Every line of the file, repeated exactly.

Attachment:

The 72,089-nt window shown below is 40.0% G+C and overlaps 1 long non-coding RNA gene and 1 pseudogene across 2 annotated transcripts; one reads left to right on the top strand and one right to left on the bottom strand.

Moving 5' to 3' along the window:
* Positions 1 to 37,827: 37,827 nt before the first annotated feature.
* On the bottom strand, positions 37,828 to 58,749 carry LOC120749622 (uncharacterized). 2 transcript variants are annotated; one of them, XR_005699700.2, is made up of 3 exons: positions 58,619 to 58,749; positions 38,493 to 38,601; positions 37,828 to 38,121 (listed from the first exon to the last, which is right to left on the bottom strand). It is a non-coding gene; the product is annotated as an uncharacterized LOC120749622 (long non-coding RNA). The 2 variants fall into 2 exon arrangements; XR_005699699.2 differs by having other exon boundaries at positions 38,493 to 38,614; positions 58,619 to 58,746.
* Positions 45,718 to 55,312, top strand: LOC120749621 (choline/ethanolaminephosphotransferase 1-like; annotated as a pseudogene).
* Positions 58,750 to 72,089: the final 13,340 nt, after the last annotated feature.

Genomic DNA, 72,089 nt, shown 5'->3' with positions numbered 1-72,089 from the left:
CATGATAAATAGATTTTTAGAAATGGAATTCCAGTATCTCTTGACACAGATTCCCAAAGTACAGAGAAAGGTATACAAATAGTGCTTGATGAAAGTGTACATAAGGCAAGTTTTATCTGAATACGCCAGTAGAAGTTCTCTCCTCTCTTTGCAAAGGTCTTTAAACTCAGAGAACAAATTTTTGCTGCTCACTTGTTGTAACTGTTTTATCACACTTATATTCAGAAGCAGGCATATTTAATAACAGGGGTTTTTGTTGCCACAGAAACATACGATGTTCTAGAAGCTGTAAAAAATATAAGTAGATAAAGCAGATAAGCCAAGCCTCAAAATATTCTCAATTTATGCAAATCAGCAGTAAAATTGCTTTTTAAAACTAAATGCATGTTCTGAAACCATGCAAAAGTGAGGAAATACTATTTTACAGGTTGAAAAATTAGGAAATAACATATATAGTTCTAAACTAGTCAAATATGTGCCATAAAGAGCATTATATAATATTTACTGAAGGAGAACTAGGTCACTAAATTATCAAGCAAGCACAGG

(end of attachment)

The 72,089-nt window shown below is 40.0% G+C and overlaps 1 long non-coding RNA gene and 1 pseudogene across 2 annotated transcripts; one reads left to right on the top strand and one right to left on the bottom strand.

Moving 5' to 3' along the window:
* Positions 1 to 37,827: 37,827 nt before the first annotated feature.
* On the bottom strand, positions 37,828 to 58,749 carry LOC120749622 (uncharacterized). 2 transcript variants are annotated; one of them, XR_005699700.2, is made up of 3 exons: positions 58,619 to 58,749; positions 38,493 to 38,601; positions 37,828 to 38,121 (listed from the first exon to the last, which is right to left on the bottom strand). It is a non-coding gene; the product is annotated as an uncharacterized LOC120749622 (long non-coding RNA). The 2 variants fall into 2 exon arrangements; XR_005699699.2 differs by having other exon boundaries at positions 38,493 to 38,614; positions 58,619 to 58,746.
* Positions 45,718 to 55,312, top strand: LOC120749621 (choline/ethanolaminephosphotransferase 1-like; annotated as a pseudogene).
* Positions 58,750 to 72,089: the final 13,340 nt, after the last annotated feature.

Genomic DNA, 72,089 nt, shown 5'->3' with positions numbered 1-72,089 from the left:
CATGATAAATAGATTTTTAGAAATGGAATTCCAGTATCTCTTGACACAGATTCCCAAAGTACAGAGAAAGGTATACAAATAGTGCTTGATGAAAGTGTACATAAGGCAAGTTTTATCTGAATACGCCAGTAGAAGTTCTCTCCTCTCTTTGCAAAGGTCTTTAAACTCAGAGAACAAATTTTTGCTGCTCACTTGTTGTAACTGTTTTATCACACTTATATTCAGAAGCAGGCATATTTAATAACAGGGGTTTTTGTTGCCACAGAAACATACGATGTTCTAGAAGCTGTAAAAAATATAAGTAGATAAAGCAGATAAGCCAAGCCTCAAAATATTCTCAATTTATGCAAATCAGCAGTAAAATTGCTTTTTAAAACTAAATGCATGTTCTGAAACCATGCAAAAGTGAGGAAATACTATTTTACAGGTTGAAAAATTAGGAAATAACATATATAGTTCTAAACTAGTCAAATATGTGCCATAAAGAGCATTATATAATATTTACTGAAGGAGAACTAGGTCACTAAATTATCAAGCAAGCACAGG